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I think getting the box with the gun is always a plus. as long as the box is original to the gun. speaking of boxes I have a colt stagecoach box but no colt saa. the gun was traded off long ago and for some reason I didn't take the box with me. the box is used now to hold parts and it's in very good condition. maybe some day i'll pick up a colt saa from the same time period. but I doubt it, too expensive. well you never know, might find a well used one for a lower price.
 

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Text Paper Pattern Paper product Document Font Label Firearm Gun Trigger Gun barrel Gun accessory Rectangle


I did pay premium for this 1936 M1908 .380 with box numbered to the pistol though it's the only "collectible" I really own in this shape. To me it'll be the "one of a kind" in my collection as most everything else get's loaded and shot. I own more than one of this model so I can refrain from shooting THIS ONE.
 

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A collectible gun in an original box doesn't make the gun worth more, but it does make the gun and box together worth more. Either one priced separately won't bring what they will together, and the original paperwork will add even more.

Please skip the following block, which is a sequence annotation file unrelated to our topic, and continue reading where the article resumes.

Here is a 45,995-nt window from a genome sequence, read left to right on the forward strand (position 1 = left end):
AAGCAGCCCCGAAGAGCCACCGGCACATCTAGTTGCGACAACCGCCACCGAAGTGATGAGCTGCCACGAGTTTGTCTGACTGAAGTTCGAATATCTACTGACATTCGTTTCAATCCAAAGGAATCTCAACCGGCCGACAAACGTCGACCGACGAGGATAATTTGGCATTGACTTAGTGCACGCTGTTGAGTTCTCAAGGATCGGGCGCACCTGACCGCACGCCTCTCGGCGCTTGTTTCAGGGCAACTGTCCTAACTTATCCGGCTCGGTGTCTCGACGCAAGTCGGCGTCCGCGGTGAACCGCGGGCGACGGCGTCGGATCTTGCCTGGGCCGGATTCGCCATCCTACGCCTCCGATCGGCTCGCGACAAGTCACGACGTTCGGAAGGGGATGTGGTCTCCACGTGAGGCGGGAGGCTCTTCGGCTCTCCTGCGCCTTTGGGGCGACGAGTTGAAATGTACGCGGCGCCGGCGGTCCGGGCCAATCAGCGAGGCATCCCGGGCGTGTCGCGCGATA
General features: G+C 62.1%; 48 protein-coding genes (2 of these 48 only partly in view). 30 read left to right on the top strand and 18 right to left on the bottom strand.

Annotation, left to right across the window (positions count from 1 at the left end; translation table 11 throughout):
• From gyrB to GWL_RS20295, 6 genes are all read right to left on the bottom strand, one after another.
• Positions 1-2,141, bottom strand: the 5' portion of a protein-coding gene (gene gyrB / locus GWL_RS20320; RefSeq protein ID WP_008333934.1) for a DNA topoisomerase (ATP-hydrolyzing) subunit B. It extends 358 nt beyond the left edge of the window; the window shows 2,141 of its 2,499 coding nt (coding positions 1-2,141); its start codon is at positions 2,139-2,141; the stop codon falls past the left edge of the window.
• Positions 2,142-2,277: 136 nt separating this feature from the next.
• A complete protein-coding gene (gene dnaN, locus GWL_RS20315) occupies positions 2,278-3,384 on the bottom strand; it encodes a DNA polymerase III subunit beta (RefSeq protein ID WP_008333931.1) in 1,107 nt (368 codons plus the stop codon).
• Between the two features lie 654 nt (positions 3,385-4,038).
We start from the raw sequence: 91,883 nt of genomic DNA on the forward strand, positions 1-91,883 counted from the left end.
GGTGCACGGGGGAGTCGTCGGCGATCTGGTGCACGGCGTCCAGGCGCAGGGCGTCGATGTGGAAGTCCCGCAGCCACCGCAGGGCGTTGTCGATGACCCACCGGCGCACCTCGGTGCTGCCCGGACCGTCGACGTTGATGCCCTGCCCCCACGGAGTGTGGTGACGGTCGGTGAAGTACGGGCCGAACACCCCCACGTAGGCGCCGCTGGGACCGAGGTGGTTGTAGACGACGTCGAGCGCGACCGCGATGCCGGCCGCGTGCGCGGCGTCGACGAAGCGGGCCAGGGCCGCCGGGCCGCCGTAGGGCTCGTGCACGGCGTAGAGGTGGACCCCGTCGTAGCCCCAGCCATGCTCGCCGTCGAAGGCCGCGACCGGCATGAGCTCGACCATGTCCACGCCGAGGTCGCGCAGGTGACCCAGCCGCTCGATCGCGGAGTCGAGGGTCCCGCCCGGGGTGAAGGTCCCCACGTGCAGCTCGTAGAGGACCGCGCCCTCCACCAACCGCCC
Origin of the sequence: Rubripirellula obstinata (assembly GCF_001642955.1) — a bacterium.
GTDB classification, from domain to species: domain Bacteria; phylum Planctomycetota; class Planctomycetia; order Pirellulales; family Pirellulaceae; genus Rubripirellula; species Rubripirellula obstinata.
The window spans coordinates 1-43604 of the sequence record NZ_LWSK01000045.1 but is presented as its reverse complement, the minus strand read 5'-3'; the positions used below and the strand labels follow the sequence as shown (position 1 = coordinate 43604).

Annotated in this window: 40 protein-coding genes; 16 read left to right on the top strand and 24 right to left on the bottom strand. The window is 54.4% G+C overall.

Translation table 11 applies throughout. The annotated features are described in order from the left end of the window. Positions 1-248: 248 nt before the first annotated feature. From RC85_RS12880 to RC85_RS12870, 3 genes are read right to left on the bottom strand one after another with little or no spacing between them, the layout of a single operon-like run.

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guys, I realize this is a colt site, but check out the prices people are paying for smith registered magnum boxes if you think boxes don't matter. how many have seen or owned a first gen. saa with the original box. would that box make the gun more valuable?
 

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As it was stated 'The original box with the original gun are worth more together." Collectors will pay more provided the box is original to the gun and not a reproduction box.Many sellers who unknowlingly or knowlingly sell a fake box with a gun will run into trouble if the buyer is knowlegeable and spots the box as a fake. It is sad but there has been a influx of fake boxes flooding the market and many buyers just take the fake box and gun,throw it in the safe,and don't find out they have been had until years later. If you are selling a package just make sure the box is what it is......JMHO.....Mike